Briefing: At any cost? The case for stable house prices in England

By: Pete Jefferys  Published: October 2013


Home ownership is still the dream for the majority of families, but the chances of achieving it will be vastly reduced if house prices keep inflating as they have in the past. Recent polling suggests people understand this problem and that the majority now want an era of stable house prices. More than anything, we need political leadership. Politicians have the tools to stabilise house prices, and other countries such as Germany show that stable house prices can be part of a successful economy. It is time for an era of stable house prices.

Summary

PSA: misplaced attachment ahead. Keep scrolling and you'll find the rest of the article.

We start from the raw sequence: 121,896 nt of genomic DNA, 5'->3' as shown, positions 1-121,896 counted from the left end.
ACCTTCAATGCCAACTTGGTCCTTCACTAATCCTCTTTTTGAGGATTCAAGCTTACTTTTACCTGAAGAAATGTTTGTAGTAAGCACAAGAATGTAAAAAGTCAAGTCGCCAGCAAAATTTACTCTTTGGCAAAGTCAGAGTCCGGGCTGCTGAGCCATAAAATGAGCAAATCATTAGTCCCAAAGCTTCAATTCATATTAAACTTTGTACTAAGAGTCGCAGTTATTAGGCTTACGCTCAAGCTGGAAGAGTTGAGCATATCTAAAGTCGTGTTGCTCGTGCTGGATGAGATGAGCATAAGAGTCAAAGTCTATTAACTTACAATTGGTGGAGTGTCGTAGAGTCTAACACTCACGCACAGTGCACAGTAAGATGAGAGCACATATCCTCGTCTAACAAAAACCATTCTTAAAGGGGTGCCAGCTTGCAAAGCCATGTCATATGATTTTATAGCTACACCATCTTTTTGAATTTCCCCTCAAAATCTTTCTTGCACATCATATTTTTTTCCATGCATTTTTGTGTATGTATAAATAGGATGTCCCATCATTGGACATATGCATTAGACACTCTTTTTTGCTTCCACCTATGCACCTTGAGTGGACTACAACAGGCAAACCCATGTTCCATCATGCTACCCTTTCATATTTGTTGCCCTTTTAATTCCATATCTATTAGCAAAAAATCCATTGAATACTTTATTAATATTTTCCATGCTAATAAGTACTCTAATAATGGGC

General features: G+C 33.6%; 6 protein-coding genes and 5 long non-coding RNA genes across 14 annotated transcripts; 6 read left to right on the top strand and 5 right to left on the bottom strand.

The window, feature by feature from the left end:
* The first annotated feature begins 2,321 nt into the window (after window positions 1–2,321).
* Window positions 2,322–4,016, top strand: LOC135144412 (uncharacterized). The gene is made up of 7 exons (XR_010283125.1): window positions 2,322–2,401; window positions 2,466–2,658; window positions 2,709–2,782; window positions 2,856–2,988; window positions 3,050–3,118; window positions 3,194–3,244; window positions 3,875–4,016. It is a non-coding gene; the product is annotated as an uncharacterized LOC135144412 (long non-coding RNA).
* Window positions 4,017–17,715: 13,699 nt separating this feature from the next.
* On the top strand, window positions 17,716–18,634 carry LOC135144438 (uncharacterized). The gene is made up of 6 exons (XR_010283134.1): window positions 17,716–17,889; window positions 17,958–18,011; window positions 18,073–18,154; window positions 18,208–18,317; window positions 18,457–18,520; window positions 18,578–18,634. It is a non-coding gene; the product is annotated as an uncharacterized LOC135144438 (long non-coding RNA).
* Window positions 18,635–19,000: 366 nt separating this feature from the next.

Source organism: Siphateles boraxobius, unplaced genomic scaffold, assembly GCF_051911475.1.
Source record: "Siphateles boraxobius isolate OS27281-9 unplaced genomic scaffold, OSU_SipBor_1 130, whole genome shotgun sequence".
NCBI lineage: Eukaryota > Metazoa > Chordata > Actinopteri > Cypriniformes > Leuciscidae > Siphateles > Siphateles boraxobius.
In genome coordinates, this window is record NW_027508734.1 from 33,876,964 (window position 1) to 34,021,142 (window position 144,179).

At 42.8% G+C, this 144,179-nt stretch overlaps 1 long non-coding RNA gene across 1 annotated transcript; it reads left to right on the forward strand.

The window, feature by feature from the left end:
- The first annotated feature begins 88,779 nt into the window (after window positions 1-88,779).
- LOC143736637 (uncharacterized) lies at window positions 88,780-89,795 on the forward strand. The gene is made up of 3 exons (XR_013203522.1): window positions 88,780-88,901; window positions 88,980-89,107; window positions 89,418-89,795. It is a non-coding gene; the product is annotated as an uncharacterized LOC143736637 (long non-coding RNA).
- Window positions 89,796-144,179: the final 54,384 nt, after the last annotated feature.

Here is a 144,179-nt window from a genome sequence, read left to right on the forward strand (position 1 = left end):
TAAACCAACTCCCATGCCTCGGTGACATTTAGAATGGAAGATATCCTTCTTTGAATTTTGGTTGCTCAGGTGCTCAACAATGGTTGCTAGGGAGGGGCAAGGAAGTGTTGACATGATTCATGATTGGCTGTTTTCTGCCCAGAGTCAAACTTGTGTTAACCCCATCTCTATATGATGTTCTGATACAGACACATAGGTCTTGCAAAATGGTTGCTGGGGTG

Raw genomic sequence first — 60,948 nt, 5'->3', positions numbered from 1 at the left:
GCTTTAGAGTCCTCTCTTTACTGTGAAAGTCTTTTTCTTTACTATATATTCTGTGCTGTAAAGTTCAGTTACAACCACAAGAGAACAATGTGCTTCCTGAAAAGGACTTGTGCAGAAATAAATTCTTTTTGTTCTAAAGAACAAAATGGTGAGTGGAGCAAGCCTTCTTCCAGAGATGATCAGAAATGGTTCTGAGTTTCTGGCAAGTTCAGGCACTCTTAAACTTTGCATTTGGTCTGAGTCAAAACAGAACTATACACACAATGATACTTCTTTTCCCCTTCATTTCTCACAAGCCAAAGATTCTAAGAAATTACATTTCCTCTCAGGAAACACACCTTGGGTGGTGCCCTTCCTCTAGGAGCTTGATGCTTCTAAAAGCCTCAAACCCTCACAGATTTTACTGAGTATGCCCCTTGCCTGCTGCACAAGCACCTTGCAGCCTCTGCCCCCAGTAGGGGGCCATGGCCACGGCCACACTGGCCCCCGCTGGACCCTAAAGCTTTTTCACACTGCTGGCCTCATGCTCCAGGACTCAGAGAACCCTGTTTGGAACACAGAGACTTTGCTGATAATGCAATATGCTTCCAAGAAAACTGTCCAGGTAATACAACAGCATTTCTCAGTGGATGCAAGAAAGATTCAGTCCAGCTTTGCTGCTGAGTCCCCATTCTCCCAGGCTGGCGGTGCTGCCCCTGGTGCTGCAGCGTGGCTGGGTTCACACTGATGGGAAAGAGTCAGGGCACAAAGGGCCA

Many families on typical incomes are already priced out of home ownership. Recent research by Shelter showed that it would take the average family 12 years to save up for the deposit on a home of their own.

Some young people are fortunate and can rely on financial help from their parents – the Bank of Mum and Dad last year forked out a staggering £2 billion in support for first time buyers – but most young people can’t rely on this kind of assistance. As a result, home ownership among young families on normal incomes is falling precipitously, and has been since well before the financial crisis began.

With the chances of home ownership declining for families on normal incomes it is no wonder that recent surveys show that the majority of voters (66%) do not want house prices to rise – they would rather see them remain stable, or even fall.

We need an end to the era of unaffordable and rising house prices, if families are to have a chance of owning a home of their own.

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